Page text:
An ACME brand package
The Acme Corporation is a fictional corporation that features prominently in the Road Runner/Wile E. Coyote cartoons as a running gag featuring outlandish products that fail catastrophically at the worst possible times. The name is also used as a generic title in many cartoons, films and TV series.
The company name in the Road Runner cartoons is ironic, since the word acme is derived from Greek (αιχμή / ακμή ; English transliteration: acmē) meaning the peak, zenith or prime, and products from the fictional Acme Corporation are both generic and failure-prone.
The name Acme became popular for businesses by the 1920s, when alphabetized business telephone directories such as the Yellow Pages began to be widespread. There were a flood of businesses named Acme (some of these still survive). For example, early Sears catalogues contained a number of products with the "Acme" trademark, including anvils, which are frequently used in Warner Bros. cartoons.
We were little madcaps along the beach and we did what we enjoyed doing and could get dirty and could eat hot dogs and so on. Since we had to search out our own entertainment, we devised our own fairy stories. If you wanted a bow and arrow you got a stick. If you wanted to conduct an orchestra you got a stick. If you wanted a duel you used a stick. You couldn't go and buy one; that's where the terms acme came from. Whenever we played a game where we had a grocery store or something we called it the ACME corporation. Why? Because in the yellow pages if you looked, say, under drugstores, you'd find the first one would be Acme Drugs. Why? Because "AC" was about as high as you could go; it means the best; the superlative.
The company is never clearly defined in Road Runner cartoons but appears to be a conglomerate which produces every product type imaginable, no matter how elaborate or extravagant - none of which ever work as desired or expected. In the Road Runner cartoon Beep, Beep, it was referred to as "Acme Rocket-Powered Products, Inc." based in Fairfield, New Jersey. Many of its products appear to be produced specifically for Wile E. Coyote; for example, the Acme Giant Rubber Band, subtitled "(For Tripping Road Runners)".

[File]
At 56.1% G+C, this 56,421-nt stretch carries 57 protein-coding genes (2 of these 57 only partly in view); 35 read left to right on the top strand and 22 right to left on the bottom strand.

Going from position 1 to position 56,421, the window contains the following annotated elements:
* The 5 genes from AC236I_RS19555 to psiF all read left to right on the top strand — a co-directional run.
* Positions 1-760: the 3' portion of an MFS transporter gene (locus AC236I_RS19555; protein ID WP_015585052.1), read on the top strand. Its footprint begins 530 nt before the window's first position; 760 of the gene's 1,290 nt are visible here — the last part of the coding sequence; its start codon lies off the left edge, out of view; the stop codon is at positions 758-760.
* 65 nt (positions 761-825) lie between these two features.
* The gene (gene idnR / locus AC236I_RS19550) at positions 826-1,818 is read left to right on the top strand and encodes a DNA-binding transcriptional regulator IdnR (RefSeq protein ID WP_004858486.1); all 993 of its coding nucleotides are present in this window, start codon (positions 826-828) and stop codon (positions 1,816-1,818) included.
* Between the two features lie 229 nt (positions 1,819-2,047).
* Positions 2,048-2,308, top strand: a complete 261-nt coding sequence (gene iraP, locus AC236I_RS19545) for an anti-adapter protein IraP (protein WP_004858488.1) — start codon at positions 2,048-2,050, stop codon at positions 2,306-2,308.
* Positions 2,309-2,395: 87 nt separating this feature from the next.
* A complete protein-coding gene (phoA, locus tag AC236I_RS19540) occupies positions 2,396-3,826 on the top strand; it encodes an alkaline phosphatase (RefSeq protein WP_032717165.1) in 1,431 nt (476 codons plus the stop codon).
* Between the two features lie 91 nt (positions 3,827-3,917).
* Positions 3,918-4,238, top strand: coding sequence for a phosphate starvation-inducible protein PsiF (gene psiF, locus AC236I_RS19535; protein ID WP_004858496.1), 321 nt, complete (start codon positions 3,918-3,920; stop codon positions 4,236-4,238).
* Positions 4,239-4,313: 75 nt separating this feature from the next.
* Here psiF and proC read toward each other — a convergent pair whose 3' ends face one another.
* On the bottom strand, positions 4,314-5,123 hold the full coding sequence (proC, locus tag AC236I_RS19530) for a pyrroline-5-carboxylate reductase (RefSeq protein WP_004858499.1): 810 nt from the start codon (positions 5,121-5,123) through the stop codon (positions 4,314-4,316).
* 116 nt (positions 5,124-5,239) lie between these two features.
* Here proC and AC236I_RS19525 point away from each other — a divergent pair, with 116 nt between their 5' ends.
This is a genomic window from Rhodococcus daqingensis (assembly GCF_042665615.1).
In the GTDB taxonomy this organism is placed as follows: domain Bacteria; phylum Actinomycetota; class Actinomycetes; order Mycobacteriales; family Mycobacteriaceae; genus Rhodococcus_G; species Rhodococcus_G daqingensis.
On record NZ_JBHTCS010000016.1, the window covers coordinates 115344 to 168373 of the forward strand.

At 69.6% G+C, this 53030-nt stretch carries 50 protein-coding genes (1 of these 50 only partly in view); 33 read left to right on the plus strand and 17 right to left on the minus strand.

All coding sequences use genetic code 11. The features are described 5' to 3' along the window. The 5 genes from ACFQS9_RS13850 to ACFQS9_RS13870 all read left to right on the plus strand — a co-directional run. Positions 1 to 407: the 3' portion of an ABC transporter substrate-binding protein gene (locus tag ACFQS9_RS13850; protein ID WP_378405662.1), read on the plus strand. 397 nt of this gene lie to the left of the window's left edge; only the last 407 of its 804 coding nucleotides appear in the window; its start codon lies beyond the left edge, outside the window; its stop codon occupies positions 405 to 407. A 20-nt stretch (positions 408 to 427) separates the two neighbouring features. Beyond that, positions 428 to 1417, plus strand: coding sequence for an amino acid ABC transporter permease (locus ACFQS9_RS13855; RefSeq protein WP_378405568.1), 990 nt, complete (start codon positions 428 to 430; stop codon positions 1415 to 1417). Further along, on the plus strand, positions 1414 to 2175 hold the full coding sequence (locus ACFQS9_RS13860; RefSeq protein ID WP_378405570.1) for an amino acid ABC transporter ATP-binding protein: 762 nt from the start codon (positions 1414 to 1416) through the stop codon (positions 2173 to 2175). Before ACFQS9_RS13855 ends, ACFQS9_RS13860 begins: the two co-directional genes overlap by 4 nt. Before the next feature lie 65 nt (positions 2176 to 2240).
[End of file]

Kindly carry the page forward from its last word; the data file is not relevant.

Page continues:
Sometimes, Acme can also send living creatures through the mail, though that isn't done very often. Two examples of this are the Acme Wild-Cat, which had been used on Elmer Fudd and Sam Sheepdog (which doesn't maul its intended victim); and Acme Bumblebees in one-fifth bottles (which sting Wile E. Coyote). The Wild Cat was used in the shorts Don't Give Up the Sheep and A Mutt in a Rut, while the bees were used in the short Zoom and Bored.
While their products leave much to be desired, Acme delivery service is second to none; Wile E. can merely drop an order into a mailbox (or enter an order on a website, as in the Looney Tunes: Back in Action movie), and have the product in his hands within seconds.
The name "Acme" is used as a generic corporate name in a huge number of cartoons, comics, television shows (as early as an I Love Lucy episode), and film (as early as Buster Keaton's 1920 silent film Neighbors and Harold Lloyd's 1922 film Grandma's Boy).
Examples which specifically reference the Wile E. Coyote cartoon character include:
Animated films, TV series
- The Tiny Toons Adventures series expanded on Acme's influence, with the entire setting of the show taking place in a city called "Acme Acres". The show's young protagonists attended "Acme Looniversity." Calamity Coyote often bought products from Acme in his quest to catch the road-runner Little Beeper.
- The 2003 movie Looney Tunes: Back in Action showed the head offices of Acme, revealed to be a multinational corporation whose executive officers were led by a supervillain called "Mr. Chairman", portrayed by Steve Martin.
- The cartoon series Loonatics Unleashed is set in Acmetropolis.
- In The Simpsons episode "Last Tap Dance in Springfield", rat traps Chief Wiggum uses to catch a culprit are made by the company Wile E. Coyote patronized.